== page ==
I have a confession to make. I don’t read a lot (blogs excluded).
But I used to.
In fact, one of my earliest guilty pleasures was indulging in the Baby-Sitter’s Club “junior” series spin-off, the Little Sister series. By 9-years-old, I knew I was way too mature for these beginner chapter books about 7-year-old
Karen Brewer, but I devoured every single one I could get my hands on. My best friends, “The Twins,” and I would sometimes sit on the floor of their small bedroom and each read an entire book. For years, I read a new book every single day. Friends’ parents would always ask, “What are you reading now?” when I came over.
When I was 13, they made the Baby-Sitter’s Club into a movie. I called up my oldest childhood friend, and slightly shame-faced but excited, we met at the mall to see it. By then we were way too old for that stuff, even though the baby-sitters in the movie were our age. We loved it.
By 13, I was definitely aware that you were ‘supposed’ to read the books first, and felt superior every time I fell into that category. Books were for smart people and movies were for…less smart people. Right?
As I got older, and books appropriate for my age became more and more dull to me, I rarely read anything. I worked at a book store in my late teens, and when people asked for recommendations, I pointed them to Oprah’s book club list and fed them lines from other customers. I hadn’t read any of the books on the counter, and I was constantly ashamed. Reading was suddenly a chore, something I’d need to do to prove I was smart, or worthy of intellectual conversation.
Then, of course, HE happened. I’m talking Harry Potter. Then David Sedaris. Bill Bryson. Twilight. Percy Jackson. It became easier and easier to allow myself to read what I wanted to read, just as I had done when I was 9-years-old. If it was popular, unpopular, meant for teenagers, I didn’t care. I naturally gravitated towards fantasy and humorous memoirs, and I gave myself permission to give up on a book whenever I wanted to if it wasn’t gripping. Oh, the freedom! I read more, but only when I wanted to, just as I do today.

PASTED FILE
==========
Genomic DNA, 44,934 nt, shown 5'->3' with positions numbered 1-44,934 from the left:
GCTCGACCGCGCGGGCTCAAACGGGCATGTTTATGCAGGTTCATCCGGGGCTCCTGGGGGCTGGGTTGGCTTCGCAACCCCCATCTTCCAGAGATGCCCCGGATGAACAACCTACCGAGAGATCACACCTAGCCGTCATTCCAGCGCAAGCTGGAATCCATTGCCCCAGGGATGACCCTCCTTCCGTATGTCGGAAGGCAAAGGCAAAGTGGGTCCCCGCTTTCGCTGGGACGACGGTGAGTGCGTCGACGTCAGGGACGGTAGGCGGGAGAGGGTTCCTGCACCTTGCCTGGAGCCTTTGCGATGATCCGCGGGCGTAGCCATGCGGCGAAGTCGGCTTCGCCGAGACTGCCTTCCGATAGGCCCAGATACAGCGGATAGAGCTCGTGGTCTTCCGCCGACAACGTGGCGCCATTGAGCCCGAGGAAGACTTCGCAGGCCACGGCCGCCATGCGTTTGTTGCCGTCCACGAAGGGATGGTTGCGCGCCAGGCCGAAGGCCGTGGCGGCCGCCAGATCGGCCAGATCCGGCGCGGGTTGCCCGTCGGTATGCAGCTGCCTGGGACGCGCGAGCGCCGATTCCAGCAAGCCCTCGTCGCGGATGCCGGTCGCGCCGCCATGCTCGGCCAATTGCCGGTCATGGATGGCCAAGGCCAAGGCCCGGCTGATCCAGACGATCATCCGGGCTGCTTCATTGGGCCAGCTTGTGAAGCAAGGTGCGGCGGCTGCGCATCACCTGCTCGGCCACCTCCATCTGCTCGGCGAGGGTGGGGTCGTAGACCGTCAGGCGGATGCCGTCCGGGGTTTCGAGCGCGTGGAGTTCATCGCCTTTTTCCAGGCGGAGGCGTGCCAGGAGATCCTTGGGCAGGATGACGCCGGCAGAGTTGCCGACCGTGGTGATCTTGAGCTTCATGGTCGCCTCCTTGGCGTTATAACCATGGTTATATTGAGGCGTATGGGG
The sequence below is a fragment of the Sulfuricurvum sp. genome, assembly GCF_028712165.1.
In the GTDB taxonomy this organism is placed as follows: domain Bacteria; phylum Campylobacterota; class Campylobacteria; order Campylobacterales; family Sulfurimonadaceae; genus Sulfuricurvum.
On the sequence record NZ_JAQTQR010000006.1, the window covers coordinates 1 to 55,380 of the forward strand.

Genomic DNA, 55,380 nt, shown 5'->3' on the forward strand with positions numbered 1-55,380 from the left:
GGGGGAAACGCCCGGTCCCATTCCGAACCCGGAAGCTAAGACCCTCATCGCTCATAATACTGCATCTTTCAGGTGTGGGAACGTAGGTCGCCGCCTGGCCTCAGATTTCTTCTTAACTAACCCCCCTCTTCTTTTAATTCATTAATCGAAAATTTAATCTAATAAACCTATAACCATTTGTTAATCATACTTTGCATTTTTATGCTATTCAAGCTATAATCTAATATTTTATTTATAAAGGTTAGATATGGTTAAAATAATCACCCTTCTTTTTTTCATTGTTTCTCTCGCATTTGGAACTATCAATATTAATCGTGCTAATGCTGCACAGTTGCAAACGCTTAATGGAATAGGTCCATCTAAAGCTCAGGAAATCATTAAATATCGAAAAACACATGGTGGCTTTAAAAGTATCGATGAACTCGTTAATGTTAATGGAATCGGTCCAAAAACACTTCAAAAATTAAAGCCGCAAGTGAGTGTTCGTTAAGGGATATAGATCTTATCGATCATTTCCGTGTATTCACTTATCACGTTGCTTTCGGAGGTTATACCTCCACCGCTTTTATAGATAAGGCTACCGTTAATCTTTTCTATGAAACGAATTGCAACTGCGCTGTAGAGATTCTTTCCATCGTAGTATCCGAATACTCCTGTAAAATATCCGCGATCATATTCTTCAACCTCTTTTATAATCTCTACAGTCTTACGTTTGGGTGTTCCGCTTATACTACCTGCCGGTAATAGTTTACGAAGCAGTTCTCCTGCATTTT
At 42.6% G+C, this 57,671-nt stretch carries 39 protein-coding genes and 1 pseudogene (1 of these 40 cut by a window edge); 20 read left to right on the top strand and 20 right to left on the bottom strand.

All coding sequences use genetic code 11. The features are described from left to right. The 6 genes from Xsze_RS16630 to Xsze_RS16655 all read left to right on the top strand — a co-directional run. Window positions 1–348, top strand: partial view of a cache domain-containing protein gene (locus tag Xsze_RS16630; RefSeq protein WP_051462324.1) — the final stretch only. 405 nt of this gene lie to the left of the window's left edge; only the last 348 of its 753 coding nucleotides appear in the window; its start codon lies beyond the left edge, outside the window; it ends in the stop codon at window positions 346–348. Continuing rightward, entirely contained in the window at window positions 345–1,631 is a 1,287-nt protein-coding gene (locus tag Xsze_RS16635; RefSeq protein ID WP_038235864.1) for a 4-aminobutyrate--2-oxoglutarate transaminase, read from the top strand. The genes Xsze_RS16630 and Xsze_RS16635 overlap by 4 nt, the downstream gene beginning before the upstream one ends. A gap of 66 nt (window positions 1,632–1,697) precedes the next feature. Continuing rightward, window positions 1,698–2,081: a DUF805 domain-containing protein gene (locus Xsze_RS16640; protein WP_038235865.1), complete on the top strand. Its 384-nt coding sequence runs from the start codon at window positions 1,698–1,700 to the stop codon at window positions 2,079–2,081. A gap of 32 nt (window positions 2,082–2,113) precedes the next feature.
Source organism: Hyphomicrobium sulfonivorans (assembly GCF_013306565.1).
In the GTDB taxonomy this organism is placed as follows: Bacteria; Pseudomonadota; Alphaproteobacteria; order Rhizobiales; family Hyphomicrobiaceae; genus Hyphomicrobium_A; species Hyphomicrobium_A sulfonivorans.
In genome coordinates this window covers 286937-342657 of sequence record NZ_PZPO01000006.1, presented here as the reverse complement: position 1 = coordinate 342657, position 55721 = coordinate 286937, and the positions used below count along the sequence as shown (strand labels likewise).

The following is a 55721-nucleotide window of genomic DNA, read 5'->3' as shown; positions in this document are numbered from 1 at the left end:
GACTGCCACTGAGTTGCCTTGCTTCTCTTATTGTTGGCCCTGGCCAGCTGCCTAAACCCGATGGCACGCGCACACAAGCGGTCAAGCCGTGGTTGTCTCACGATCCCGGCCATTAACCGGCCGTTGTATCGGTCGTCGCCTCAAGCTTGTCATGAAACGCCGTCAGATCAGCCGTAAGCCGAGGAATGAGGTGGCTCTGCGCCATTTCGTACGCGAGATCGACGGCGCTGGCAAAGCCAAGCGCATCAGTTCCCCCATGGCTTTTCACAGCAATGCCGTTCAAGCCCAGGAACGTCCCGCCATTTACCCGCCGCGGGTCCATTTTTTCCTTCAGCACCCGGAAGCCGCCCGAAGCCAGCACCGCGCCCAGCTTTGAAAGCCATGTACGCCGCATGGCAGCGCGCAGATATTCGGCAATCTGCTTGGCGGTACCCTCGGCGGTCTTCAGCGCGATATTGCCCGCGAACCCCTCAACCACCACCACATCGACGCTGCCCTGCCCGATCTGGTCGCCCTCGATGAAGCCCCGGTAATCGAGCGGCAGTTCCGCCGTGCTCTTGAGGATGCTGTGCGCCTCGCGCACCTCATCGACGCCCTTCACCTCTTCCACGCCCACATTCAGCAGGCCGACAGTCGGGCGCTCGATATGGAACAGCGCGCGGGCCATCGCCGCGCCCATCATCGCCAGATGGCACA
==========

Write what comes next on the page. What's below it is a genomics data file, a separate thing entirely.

Two weeks ago, I saw The Hunger Games and I loved it. I’ve never read any of the books. And guess what? I was GLAD I didn’t know what was going to happen. It was exactly what a movie-going experience should be; I was emotionally invested within the first 5 minutes, even though I had only just met Katniss and her younger sister.
I think both mediums, books and film, can produce magic. There are plenty of movies that inspired me to go back and read the book (and vice versa), and I’ve enjoyed them both for completely different reasons (The Basketball Diaries by Jim Carroll is a perfect example).
But I’ll be honest. I still carry a little of that old ‘The Book Is Best’ prejudice. Right now I’m reading The Help, and am enthralled. I won’t let myself see the movie until I finish.
I’m dying to know, where do you fall on the book vs. the movie argument?